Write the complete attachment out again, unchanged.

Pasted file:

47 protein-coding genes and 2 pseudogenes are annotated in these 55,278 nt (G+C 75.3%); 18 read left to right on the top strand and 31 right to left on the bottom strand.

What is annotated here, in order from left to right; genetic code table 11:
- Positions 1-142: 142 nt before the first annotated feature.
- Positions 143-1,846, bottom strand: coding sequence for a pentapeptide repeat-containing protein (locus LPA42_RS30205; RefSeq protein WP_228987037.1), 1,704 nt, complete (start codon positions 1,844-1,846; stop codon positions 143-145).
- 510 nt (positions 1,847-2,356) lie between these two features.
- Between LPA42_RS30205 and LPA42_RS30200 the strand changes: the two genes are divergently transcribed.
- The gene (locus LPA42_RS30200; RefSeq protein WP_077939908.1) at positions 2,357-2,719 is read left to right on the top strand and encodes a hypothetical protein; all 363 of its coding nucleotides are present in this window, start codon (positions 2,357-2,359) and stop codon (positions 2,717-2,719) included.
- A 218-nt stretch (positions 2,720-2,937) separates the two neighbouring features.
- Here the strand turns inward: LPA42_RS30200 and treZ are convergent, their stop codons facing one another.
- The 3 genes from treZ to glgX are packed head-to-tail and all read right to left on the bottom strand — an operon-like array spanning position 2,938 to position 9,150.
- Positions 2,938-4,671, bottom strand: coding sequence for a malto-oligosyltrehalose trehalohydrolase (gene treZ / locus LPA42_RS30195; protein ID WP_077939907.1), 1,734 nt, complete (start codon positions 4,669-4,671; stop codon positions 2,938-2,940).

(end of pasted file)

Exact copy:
47 protein-coding genes and 2 pseudogenes are annotated in these 55,278 nt (G+C 75.3%); 18 read left to right on the top strand and 31 right to left on the bottom strand.

What is annotated here, in order from left to right; genetic code table 11:
- Positions 1-142: 142 nt before the first annotated feature.
- Positions 143-1,846, bottom strand: coding sequence for a pentapeptide repeat-containing protein (locus LPA42_RS30205; RefSeq protein WP_228987037.1), 1,704 nt, complete (start codon positions 1,844-1,846; stop codon positions 143-145).
- 510 nt (positions 1,847-2,356) lie between these two features.
- Between LPA42_RS30205 and LPA42_RS30200 the strand changes: the two genes are divergently transcribed.
- The gene (locus LPA42_RS30200; RefSeq protein WP_077939908.1) at positions 2,357-2,719 is read left to right on the top strand and encodes a hypothetical protein; all 363 of its coding nucleotides are present in this window, start codon (positions 2,357-2,359) and stop codon (positions 2,717-2,719) included.
- A 218-nt stretch (positions 2,720-2,937) separates the two neighbouring features.
- Here the strand turns inward: LPA42_RS30200 and treZ are convergent, their stop codons facing one another.
- The 3 genes from treZ to glgX are packed head-to-tail and all read right to left on the bottom strand — an operon-like array spanning position 2,938 to position 9,150.
- Positions 2,938-4,671, bottom strand: coding sequence for a malto-oligosyltrehalose trehalohydrolase (gene treZ / locus LPA42_RS30195; protein ID WP_077939907.1), 1,734 nt, complete (start codon positions 4,669-4,671; stop codon positions 2,938-2,940).